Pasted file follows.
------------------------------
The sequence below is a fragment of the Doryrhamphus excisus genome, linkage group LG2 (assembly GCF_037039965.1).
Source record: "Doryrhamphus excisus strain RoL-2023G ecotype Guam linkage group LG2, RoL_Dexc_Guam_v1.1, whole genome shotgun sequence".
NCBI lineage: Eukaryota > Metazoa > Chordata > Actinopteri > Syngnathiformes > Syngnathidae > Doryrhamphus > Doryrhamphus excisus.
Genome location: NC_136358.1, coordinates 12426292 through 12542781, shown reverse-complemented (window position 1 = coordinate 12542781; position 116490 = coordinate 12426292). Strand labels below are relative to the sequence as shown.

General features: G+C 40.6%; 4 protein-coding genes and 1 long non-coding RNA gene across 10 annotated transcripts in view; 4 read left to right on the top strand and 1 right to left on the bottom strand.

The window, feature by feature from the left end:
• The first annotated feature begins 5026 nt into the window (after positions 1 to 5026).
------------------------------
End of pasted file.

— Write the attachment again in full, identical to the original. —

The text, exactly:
The sequence below is a fragment of the Doryrhamphus excisus genome, linkage group LG2 (assembly GCF_037039965.1).
Source record: "Doryrhamphus excisus strain RoL-2023G ecotype Guam linkage group LG2, RoL_Dexc_Guam_v1.1, whole genome shotgun sequence".
NCBI lineage: Eukaryota > Metazoa > Chordata > Actinopteri > Syngnathiformes > Syngnathidae > Doryrhamphus > Doryrhamphus excisus.
Genome location: NC_136358.1, coordinates 12426292 through 12542781, shown reverse-complemented (window position 1 = coordinate 12542781; position 116490 = coordinate 12426292). Strand labels below are relative to the sequence as shown.

General features: G+C 40.6%; 4 protein-coding genes and 1 long non-coding RNA gene across 10 annotated transcripts in view; 4 read left to right on the top strand and 1 right to left on the bottom strand.

The window, feature by feature from the left end:
• The first annotated feature begins 5026 nt into the window (after positions 1 to 5026).